A few days ago, a ballistic missile alert went out to residents of the U.S. state of Hawaii, causing them to receive this text to their phones:
Source: Andy Thammavongsa/Twitter
Following the alert—which took 38 minutes to correct—state officials blamed the situation on a user error. Hawaii Governor David Ige had this to say:
“It was a mistake made during a standard procedure at the change over of a shift, and an employee pushed the wrong button.”
But is that account fair on the user—and is it a fair analysis of what happened?
A photo of the screen in question has emerged, which makes it pretty clear how this mistake happened. These are the options the operator in question apparently faced:
The options for an alert drill and a real alert almost identical in terms of text and appearance. What’s more, the link for a real drill is confusingly placed below text that reads “1. TEST message”, making it look like a section heading.
The system operator working at the time has reportedly been moved to other duties. But was it really their fault? What this incident shows is what happens when we create systems that are not simply not user-friendly, but in many cases are actively user-hostile.
Many of us who have worked with point of sale machines in bars, or with finance systems in back offices, will have experienced screens that look a lot like this one. Clunky, counterintuitive interfaces easily mislead us and cause us to make errors, even — perhaps especially — in systems that we have used hundreds of times before.
Compounding this problem, many employees are under constant pressure to work quickly, or to handle multiple duties simultaneously. Of course, for most of us, a misplaced click on a computer system at work does not carry significant consequences. Unfortunately for the operator in Hawaii, choosing the wrong link led to a major statewide security alert and international headlines.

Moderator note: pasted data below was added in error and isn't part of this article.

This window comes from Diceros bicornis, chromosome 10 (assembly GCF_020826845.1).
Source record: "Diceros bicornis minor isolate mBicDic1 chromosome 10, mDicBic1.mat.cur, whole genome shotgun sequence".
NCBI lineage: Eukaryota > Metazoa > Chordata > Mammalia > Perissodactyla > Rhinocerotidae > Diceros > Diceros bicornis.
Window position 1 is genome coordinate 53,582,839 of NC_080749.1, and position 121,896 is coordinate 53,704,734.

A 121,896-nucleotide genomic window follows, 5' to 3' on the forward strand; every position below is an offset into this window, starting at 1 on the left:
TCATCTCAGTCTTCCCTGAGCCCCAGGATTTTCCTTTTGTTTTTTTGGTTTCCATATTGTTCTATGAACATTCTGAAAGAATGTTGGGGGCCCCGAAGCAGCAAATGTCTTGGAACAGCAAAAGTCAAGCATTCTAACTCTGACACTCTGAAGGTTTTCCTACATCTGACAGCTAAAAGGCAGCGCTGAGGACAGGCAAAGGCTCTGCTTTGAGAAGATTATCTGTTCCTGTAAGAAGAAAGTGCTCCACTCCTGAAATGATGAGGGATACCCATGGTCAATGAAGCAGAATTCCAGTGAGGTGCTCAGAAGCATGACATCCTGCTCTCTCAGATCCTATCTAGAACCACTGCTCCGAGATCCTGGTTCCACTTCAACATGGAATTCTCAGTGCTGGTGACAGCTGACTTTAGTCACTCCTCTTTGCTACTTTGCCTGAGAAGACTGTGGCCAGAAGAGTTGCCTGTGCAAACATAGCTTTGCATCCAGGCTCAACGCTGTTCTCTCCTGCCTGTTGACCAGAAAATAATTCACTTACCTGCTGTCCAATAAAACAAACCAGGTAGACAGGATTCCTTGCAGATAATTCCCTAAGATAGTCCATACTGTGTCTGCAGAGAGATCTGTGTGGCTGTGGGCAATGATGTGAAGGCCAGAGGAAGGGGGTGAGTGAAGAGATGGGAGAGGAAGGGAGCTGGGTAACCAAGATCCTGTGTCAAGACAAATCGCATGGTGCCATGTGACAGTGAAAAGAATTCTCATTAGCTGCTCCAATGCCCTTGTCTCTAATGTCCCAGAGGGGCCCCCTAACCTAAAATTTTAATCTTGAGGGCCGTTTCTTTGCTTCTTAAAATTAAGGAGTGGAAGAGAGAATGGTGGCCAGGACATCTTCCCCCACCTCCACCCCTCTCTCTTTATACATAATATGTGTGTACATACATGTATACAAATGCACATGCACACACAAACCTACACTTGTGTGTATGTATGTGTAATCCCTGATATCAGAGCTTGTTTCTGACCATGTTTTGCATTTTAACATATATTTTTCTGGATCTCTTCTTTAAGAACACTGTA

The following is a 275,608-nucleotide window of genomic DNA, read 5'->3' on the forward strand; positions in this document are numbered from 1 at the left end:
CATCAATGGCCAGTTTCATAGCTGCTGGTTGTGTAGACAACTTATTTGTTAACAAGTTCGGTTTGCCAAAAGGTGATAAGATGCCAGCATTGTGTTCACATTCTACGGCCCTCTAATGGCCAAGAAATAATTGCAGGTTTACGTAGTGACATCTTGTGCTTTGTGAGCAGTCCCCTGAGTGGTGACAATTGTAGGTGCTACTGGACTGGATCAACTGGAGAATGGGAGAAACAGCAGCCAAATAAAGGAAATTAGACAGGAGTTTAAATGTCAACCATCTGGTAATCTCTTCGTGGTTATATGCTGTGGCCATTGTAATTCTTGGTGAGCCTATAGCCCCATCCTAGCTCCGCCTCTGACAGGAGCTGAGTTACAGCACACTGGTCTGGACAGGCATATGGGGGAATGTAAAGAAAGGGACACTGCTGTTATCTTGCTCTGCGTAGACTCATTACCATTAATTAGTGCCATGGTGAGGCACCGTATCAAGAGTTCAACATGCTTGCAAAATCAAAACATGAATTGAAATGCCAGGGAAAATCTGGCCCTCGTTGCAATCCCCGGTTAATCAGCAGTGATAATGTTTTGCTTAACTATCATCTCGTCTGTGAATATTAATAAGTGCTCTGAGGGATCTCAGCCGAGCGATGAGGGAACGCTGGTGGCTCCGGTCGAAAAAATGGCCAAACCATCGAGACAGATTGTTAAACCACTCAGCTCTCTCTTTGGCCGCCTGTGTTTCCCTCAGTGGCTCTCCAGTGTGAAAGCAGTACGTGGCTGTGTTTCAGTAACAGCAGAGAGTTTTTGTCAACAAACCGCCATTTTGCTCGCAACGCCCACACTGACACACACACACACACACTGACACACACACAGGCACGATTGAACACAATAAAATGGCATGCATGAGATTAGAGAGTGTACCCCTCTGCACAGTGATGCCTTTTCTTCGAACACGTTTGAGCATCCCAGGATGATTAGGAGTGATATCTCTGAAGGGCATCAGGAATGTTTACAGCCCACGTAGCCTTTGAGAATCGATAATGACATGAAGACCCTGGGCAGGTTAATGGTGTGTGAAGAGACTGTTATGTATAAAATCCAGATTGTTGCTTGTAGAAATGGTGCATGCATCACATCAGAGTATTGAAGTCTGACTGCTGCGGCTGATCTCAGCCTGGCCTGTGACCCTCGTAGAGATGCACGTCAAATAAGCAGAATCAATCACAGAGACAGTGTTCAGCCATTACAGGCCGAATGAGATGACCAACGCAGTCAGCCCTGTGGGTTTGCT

If we’re going to play the blame game, we should recognise that in this and similar cases, the blame really lies in the process (or lack of one) that led to the operator being confronted with the screen above.
As contributors to this Hacker News thread have noted, the false alert was the result not only of one user action, but also of the work of designers (or its absence), the decisions of officials who procured the system and signed off on the interface, the developers who coded and modified it — in short, everyone who potentially added to the number of options available in the list, obscuring core functionality and making it harder to distinguish between test and real alerts.
As with many medical systems, a big part of the problem is that those choosing, commissioning, and approving systems are not the end users but rather their managers—often people who are often several levels of seniority back from the front line.
UX design authority Don Norman has identified three simple ways in which a different user experience design could have prevented the false alert in Hawaii:
- Have a separate test mode for the system, with each message stating clearly “this is only a test”.
- Have the system default to test mode.
- Require a second person to confirm the sending of any alert (real or test)—like how a pharmacist has a colleague check each prescription before handing it to the patient.
Importantly, these errors of user experience design are not free of consequences. It’s temping to think that the only material effect of this mistake was some embarrassment for state officials. But let’s remember that an entire state population was, for a short time, panicked into expecting imminent, deadly nuclear attack. That’s a pretty serious, and traumatic, consequence of poor UX design.
Concerningly, poor interaction design and outdated software exist on far more critical platforms than the Hawaii alert system. For example, the UK’s Trident nuclear weapons system continues to run on Windows XP—albeit a modified version with custom support from Microsoft.
Living in a world armed with nuclear weapons, we of course also have launch systems. If we had the security clearance to see them, we would probably be surprised at how primitive some of them are. Particularly in a time of tense international relations, those in the position to do so would do well to review how resilient their systems are to user error—which is really a euphemism for bad design.